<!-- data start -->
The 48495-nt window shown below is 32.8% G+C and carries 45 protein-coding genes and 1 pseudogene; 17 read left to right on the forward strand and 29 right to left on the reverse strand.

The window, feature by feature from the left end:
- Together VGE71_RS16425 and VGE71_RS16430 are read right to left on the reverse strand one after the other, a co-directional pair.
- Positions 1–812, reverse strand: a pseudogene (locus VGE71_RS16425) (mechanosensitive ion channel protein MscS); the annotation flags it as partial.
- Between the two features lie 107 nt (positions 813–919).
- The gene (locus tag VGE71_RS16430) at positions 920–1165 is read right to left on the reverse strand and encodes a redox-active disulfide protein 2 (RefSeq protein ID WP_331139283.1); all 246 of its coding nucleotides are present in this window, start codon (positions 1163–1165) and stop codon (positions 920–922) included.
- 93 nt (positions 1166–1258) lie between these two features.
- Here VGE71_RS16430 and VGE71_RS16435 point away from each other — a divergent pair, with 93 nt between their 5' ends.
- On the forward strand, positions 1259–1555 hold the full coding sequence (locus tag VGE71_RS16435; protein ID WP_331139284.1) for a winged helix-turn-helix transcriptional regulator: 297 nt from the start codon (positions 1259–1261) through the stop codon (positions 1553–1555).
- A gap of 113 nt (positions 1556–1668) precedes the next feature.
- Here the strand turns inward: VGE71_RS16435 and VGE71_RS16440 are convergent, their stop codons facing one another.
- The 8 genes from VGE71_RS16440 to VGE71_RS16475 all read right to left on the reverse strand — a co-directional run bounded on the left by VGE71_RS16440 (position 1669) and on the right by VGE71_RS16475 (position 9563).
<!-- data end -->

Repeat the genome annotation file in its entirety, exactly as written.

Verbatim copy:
The 48495-nt window shown below is 32.8% G+C and carries 45 protein-coding genes and 1 pseudogene; 17 read left to right on the forward strand and 29 right to left on the reverse strand.

The window, feature by feature from the left end:
- Together VGE71_RS16425 and VGE71_RS16430 are read right to left on the reverse strand one after the other, a co-directional pair.
- Positions 1–812, reverse strand: a pseudogene (locus VGE71_RS16425) (mechanosensitive ion channel protein MscS); the annotation flags it as partial.
- Between the two features lie 107 nt (positions 813–919).
- The gene (locus tag VGE71_RS16430) at positions 920–1165 is read right to left on the reverse strand and encodes a redox-active disulfide protein 2 (RefSeq protein ID WP_331139283.1); all 246 of its coding nucleotides are present in this window, start codon (positions 1163–1165) and stop codon (positions 920–922) included.
- 93 nt (positions 1166–1258) lie between these two features.
- Here VGE71_RS16430 and VGE71_RS16435 point away from each other — a divergent pair, with 93 nt between their 5' ends.
- On the forward strand, positions 1259–1555 hold the full coding sequence (locus tag VGE71_RS16435; protein ID WP_331139284.1) for a winged helix-turn-helix transcriptional regulator: 297 nt from the start codon (positions 1259–1261) through the stop codon (positions 1553–1555).
- A gap of 113 nt (positions 1556–1668) precedes the next feature.
- Here the strand turns inward: VGE71_RS16435 and VGE71_RS16440 are convergent, their stop codons facing one another.
- The 8 genes from VGE71_RS16440 to VGE71_RS16475 all read right to left on the reverse strand — a co-directional run bounded on the left by VGE71_RS16440 (position 1669) and on the right by VGE71_RS16475 (position 9563).